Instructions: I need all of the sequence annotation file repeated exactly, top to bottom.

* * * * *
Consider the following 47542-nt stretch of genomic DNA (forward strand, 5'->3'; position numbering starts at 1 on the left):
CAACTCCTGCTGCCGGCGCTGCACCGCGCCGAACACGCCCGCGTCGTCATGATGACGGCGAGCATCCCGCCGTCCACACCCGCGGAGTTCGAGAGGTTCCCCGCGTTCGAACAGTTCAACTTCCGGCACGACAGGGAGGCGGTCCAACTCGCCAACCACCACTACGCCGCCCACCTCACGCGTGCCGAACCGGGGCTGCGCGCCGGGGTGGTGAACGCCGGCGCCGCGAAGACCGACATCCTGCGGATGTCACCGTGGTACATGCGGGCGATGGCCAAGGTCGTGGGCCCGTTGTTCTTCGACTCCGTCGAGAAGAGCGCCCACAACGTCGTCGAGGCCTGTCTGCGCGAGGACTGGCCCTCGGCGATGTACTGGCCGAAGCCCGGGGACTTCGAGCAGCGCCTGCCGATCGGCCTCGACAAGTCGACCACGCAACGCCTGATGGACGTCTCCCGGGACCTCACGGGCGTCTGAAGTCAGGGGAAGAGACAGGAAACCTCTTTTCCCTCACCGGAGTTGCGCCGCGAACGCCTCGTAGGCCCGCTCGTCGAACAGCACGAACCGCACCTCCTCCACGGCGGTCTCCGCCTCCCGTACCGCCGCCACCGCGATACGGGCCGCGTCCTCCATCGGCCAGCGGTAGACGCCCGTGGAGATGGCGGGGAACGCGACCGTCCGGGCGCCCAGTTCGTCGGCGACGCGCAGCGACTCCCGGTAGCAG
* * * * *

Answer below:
Consider the following 47542-nt stretch of genomic DNA (forward strand, 5'->3'; position numbering starts at 1 on the left):
CAACTCCTGCTGCCGGCGCTGCACCGCGCCGAACACGCCCGCGTCGTCATGATGACGGCGAGCATCCCGCCGTCCACACCCGCGGAGTTCGAGAGGTTCCCCGCGTTCGAACAGTTCAACTTCCGGCACGACAGGGAGGCGGTCCAACTCGCCAACCACCACTACGCCGCCCACCTCACGCGTGCCGAACCGGGGCTGCGCGCCGGGGTGGTGAACGCCGGCGCCGCGAAGACCGACATCCTGCGGATGTCACCGTGGTACATGCGGGCGATGGCCAAGGTCGTGGGCCCGTTGTTCTTCGACTCCGTCGAGAAGAGCGCCCACAACGTCGTCGAGGCCTGTCTGCGCGAGGACTGGCCCTCGGCGATGTACTGGCCGAAGCCCGGGGACTTCGAGCAGCGCCTGCCGATCGGCCTCGACAAGTCGACCACGCAACGCCTGATGGACGTCTCCCGGGACCTCACGGGCGTCTGAAGTCAGGGGAAGAGACAGGAAACCTCTTTTCCCTCACCGGAGTTGCGCCGCGAACGCCTCGTAGGCCCGCTCGTCGAACAGCACGAACCGCACCTCCTCCACGGCGGTCTCCGCCTCCCGTACCGCCGCCACCGCGATACGGGCCGCGTCCTCCATCGGCCAGCGGTAGACGCCCGTGGAGATGGCGGGGAACGCGACCGTCCGGGCGCCCAGTTCGTCGGCGACGCGCAGCGACTCCCGGTAGCAG